The I Ching has a wonderful hexagram called jen (sp??) or obstruction which is No. 39. It says, as it often does, "perseverance brings good fortune." Well, there are some situations in which perseverance doesn't, and you just need to stop everything. You broke your leg and walking on it really won't help. You need to stop. So when we're obstructed, when we're in darkness and difficulty, perseverance does help. The image is, "Water on the mountain. The image of obstruction. Thus the superior person turns her attention to herself and molds her character." So that when you are blocked in the outer world, you need "an unswerving inner purpose to bring good fortune in the end," it says. "An obstruction that lasts for a time is useful for self-development. This is the value of adversity. Difficulties and obstructions throw a person back on herself. While inferior people seek to put the blame on others, bewailing their fate; the superior people seek the error within themselves and through this introspection the external obstacle becomes an occasion for inner enrichment and education."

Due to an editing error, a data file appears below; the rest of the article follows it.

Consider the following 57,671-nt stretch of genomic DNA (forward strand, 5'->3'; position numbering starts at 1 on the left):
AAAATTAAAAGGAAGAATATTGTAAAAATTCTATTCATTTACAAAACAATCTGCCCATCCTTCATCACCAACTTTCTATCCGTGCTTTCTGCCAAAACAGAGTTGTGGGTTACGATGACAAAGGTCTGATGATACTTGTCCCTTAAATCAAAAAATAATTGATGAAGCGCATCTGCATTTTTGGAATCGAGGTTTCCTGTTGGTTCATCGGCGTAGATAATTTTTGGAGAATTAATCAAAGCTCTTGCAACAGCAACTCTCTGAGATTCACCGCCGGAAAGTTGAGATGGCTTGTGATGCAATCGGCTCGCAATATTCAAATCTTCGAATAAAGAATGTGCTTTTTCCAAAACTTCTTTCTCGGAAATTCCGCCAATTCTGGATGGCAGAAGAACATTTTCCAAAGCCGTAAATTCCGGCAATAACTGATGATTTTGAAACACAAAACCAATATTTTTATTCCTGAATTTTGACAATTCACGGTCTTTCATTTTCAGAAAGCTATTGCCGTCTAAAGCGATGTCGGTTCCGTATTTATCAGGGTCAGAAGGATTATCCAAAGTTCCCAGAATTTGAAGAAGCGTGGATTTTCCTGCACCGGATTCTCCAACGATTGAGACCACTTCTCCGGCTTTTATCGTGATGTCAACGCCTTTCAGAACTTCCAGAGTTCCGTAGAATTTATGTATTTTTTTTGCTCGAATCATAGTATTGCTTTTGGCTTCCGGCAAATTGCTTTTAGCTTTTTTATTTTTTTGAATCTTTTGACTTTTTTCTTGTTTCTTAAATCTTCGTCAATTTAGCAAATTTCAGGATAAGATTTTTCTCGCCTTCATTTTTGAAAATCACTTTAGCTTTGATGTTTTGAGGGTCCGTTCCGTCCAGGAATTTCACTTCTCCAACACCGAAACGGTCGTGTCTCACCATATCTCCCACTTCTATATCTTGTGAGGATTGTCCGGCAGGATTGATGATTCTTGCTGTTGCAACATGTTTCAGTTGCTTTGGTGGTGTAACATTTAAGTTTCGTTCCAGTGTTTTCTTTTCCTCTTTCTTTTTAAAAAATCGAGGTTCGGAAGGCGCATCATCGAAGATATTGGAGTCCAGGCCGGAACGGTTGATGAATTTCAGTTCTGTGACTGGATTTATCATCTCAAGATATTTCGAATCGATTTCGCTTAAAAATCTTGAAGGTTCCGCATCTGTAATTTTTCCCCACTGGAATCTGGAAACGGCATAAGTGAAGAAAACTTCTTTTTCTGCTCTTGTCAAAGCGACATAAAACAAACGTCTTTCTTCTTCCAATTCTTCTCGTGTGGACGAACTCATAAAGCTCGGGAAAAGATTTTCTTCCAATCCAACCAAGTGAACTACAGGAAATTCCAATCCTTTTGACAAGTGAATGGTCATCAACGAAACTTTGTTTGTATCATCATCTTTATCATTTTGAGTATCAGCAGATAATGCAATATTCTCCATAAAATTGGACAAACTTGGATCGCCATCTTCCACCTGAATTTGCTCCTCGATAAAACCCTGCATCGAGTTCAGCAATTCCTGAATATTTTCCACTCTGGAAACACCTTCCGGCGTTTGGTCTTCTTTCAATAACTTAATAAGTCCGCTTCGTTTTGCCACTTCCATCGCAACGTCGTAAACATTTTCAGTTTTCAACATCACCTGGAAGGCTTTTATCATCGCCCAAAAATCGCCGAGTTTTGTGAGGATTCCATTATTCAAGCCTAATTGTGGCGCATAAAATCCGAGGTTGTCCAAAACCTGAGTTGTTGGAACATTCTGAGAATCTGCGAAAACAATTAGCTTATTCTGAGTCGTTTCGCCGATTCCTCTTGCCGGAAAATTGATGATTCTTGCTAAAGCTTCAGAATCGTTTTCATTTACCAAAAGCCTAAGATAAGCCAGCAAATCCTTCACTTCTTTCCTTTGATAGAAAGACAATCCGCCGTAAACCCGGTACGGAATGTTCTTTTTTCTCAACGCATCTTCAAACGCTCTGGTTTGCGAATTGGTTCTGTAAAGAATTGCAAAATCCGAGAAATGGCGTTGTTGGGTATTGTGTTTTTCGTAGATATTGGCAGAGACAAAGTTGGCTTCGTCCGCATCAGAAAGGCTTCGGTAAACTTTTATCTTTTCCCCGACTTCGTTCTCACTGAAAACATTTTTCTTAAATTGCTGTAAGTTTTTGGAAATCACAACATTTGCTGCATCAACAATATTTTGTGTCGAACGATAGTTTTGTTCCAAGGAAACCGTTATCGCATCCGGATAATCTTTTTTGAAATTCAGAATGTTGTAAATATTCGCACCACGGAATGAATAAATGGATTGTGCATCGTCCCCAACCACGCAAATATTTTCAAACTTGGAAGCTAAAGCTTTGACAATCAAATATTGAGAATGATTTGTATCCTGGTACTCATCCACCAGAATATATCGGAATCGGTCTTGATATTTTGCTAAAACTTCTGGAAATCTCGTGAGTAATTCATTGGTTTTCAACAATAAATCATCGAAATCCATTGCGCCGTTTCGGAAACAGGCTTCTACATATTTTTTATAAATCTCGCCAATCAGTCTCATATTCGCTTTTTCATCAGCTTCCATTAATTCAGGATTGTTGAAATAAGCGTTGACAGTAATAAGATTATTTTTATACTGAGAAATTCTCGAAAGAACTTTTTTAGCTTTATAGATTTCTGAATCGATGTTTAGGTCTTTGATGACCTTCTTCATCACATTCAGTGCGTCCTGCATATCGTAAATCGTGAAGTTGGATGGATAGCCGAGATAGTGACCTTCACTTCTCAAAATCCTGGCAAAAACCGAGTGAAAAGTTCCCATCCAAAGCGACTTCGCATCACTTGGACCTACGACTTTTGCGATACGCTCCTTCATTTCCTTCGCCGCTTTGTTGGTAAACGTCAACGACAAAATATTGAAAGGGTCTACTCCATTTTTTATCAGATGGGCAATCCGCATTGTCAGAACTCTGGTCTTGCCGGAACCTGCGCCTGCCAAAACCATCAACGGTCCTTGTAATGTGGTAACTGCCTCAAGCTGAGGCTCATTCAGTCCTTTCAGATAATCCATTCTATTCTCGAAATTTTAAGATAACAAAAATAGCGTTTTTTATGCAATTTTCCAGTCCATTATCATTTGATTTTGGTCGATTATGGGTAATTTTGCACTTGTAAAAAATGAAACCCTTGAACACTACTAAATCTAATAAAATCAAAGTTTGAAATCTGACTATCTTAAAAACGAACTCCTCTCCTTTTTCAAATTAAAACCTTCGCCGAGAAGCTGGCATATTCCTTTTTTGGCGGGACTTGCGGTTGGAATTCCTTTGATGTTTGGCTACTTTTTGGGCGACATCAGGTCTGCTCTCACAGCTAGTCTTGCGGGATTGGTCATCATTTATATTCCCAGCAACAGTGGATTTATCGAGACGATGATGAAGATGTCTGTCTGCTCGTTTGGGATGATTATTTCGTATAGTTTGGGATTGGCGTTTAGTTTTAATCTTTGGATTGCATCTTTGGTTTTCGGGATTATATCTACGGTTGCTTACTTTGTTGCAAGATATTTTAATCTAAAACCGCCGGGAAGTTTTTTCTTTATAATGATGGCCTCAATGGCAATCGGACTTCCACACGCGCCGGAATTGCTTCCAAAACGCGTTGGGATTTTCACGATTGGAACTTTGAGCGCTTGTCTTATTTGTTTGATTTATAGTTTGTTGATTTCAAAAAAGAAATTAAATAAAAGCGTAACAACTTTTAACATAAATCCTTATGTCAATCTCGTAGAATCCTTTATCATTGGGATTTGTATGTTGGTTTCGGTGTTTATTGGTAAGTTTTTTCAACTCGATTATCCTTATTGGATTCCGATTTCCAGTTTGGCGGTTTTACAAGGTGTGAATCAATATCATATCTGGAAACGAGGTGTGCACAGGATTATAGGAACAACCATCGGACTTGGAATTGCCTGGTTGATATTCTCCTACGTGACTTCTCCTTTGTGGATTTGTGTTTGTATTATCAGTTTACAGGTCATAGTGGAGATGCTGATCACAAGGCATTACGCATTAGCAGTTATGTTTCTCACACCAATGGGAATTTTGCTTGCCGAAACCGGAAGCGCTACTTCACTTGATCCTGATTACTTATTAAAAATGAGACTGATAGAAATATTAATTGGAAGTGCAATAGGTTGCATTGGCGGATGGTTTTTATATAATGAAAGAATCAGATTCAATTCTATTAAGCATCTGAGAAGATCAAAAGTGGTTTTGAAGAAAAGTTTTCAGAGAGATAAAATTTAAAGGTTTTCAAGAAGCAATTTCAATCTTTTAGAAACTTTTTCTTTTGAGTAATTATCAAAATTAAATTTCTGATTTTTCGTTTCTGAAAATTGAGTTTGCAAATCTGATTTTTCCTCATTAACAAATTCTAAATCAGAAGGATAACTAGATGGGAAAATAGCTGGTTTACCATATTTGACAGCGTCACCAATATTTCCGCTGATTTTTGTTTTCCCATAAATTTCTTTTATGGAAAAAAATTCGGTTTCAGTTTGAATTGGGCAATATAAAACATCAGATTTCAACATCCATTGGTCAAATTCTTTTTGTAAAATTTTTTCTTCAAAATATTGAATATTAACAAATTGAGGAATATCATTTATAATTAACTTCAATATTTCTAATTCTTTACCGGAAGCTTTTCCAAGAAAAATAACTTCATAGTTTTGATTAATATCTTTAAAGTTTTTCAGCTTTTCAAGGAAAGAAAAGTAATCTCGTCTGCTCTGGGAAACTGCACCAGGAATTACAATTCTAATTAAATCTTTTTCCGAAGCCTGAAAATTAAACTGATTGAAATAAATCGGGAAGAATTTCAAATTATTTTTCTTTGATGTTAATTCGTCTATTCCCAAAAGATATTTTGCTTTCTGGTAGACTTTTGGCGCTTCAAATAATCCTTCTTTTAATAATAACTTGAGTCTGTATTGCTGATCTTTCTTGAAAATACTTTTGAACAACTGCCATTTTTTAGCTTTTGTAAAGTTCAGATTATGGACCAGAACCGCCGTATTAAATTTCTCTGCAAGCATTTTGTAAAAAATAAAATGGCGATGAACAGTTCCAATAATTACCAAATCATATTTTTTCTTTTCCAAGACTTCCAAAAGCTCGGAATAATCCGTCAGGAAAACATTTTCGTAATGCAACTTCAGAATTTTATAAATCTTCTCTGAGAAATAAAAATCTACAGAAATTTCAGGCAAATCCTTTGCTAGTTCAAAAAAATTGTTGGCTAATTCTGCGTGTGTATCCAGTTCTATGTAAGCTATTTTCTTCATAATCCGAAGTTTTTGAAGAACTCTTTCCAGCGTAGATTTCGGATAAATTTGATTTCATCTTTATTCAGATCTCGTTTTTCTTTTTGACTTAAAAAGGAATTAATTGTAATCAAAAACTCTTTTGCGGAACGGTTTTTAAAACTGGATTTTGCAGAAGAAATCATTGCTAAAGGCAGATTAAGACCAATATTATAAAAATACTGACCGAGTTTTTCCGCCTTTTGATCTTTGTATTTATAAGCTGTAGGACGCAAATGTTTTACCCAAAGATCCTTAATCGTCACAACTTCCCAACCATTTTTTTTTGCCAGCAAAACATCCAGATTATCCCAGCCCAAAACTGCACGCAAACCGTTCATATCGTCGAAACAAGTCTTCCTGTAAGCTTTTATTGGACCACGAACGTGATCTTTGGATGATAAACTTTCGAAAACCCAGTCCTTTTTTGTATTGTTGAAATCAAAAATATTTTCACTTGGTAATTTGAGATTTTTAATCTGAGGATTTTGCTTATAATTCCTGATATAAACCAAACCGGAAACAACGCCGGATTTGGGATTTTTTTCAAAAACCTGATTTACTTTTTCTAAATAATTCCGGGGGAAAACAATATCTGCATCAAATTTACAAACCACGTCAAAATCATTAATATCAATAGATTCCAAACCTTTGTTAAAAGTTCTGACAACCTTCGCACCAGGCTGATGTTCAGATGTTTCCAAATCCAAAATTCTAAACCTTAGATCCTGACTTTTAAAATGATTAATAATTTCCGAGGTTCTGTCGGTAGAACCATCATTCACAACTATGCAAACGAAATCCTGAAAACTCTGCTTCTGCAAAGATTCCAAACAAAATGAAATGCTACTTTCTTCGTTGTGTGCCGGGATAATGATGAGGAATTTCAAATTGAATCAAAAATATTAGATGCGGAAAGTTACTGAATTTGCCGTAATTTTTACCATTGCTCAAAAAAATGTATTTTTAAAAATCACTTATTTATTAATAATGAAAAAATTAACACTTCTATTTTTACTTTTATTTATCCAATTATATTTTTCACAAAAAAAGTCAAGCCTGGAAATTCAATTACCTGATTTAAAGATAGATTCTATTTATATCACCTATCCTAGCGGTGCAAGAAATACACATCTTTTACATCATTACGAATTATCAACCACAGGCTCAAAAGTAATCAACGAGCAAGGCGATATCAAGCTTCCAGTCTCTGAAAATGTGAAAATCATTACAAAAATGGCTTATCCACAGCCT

Well this is the deepest kind of inner transformation that is going on here. And what kind of introspection do you have. I don't think there's much point in those kind of listing of faults that some spiritual traditions do. Maybe we can learn something from it. I'm not sure. I think the greatest kind of introspection is when we just stop, and we look, and we notice what is. If you're working with a koan, if you put the koan at the center of the whole universe, then you'll find that everything becomes the koan. And when you notice the koan, you notice what is. You are the koan and you notice what is. And we stop having so many opinions about what is. We are so full of those opinions about what is. And then we notice that those, too, the opinions, too, are just something else that rises in the mind. There is no need to feed them.